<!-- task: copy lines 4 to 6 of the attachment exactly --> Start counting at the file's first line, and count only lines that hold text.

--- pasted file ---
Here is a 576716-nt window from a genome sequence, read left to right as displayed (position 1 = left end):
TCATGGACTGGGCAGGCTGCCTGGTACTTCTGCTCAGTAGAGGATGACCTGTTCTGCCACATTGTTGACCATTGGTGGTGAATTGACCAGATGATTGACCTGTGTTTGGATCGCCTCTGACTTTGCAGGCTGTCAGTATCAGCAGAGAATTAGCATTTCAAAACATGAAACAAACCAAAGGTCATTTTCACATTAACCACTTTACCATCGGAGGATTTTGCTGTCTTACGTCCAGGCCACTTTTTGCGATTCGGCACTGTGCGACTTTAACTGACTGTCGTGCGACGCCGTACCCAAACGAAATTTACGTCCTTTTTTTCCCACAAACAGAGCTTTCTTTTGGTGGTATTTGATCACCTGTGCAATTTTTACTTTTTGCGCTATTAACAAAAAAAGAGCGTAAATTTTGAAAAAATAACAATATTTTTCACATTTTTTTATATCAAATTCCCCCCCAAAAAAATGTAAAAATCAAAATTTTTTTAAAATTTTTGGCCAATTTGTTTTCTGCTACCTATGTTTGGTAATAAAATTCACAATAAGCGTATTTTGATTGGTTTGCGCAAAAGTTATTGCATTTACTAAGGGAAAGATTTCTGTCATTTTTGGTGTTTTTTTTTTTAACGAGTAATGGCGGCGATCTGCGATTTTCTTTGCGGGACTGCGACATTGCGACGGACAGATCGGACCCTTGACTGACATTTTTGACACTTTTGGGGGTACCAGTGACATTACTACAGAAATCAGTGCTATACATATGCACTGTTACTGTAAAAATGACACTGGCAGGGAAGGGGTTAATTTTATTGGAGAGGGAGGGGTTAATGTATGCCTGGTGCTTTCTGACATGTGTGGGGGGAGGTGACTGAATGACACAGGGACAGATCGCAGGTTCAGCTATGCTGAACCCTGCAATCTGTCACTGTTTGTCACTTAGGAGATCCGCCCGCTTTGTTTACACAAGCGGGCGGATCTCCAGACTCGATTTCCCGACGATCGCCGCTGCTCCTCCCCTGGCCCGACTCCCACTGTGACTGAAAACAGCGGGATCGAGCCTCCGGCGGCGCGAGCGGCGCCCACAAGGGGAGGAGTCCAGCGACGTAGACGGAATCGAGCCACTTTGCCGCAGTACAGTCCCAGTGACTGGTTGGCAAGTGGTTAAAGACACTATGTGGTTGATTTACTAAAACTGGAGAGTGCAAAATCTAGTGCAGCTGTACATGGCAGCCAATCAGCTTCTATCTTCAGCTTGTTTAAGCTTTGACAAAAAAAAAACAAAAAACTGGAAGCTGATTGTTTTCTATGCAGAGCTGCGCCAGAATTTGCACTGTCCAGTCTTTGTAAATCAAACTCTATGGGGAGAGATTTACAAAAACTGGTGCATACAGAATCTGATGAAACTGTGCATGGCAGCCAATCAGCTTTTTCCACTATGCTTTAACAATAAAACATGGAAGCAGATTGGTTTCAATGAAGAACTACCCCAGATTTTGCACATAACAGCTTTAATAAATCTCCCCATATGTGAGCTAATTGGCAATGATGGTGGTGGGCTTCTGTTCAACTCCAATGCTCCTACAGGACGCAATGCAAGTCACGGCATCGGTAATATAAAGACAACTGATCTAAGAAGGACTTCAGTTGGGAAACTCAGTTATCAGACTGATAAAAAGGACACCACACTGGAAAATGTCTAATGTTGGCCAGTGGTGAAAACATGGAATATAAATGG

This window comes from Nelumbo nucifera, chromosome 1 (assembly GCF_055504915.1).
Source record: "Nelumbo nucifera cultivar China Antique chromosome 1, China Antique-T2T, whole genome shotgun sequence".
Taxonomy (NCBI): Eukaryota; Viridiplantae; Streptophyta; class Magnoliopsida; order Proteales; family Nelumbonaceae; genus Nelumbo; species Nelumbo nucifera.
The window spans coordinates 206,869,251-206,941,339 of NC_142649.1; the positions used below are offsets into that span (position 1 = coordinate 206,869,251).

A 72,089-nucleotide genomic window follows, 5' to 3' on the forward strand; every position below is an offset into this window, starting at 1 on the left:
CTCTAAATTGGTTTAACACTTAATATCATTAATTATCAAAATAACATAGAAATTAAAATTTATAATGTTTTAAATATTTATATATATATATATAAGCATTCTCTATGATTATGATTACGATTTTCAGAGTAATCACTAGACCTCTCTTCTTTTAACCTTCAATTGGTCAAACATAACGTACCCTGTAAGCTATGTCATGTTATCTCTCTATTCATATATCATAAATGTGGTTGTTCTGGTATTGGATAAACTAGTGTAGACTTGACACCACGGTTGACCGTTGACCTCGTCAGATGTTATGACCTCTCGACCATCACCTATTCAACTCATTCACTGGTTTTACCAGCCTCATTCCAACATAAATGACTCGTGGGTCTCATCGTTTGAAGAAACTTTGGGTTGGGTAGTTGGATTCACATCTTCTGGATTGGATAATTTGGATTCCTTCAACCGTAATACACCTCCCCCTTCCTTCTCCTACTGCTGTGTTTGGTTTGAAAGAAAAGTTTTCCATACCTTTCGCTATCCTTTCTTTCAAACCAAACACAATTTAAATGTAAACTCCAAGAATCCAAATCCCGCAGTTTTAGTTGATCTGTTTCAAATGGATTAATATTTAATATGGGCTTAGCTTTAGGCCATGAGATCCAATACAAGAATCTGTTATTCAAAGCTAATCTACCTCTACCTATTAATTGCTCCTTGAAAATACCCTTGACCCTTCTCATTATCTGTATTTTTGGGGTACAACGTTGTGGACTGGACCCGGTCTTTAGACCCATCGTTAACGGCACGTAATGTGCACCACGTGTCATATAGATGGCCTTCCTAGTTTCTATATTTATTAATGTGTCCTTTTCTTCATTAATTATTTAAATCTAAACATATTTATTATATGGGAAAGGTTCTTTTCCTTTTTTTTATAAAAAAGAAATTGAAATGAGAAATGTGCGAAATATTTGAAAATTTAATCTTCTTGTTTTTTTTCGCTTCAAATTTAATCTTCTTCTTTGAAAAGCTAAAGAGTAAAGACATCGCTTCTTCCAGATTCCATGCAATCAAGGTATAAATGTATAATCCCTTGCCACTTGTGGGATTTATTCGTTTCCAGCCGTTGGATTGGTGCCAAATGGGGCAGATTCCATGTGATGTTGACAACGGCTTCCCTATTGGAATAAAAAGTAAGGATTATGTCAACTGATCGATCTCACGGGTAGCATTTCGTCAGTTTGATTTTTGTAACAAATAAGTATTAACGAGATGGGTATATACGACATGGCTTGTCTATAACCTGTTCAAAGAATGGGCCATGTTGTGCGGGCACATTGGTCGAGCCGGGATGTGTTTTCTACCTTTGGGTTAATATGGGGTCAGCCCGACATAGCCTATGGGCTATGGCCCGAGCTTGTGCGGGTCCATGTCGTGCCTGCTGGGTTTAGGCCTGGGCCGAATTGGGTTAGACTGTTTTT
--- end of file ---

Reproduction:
Source record: "Nelumbo nucifera cultivar China Antique chromosome 1, China Antique-T2T, whole genome shotgun sequence".
Taxonomy (NCBI): Eukaryota; Viridiplantae; Streptophyta; class Magnoliopsida; order Proteales; family Nelumbonaceae; genus Nelumbo; species Nelumbo nucifera.
The window spans coordinates 206,869,251-206,941,339 of NC_142649.1; the positions used below are offsets into that span (position 1 = coordinate 206,869,251).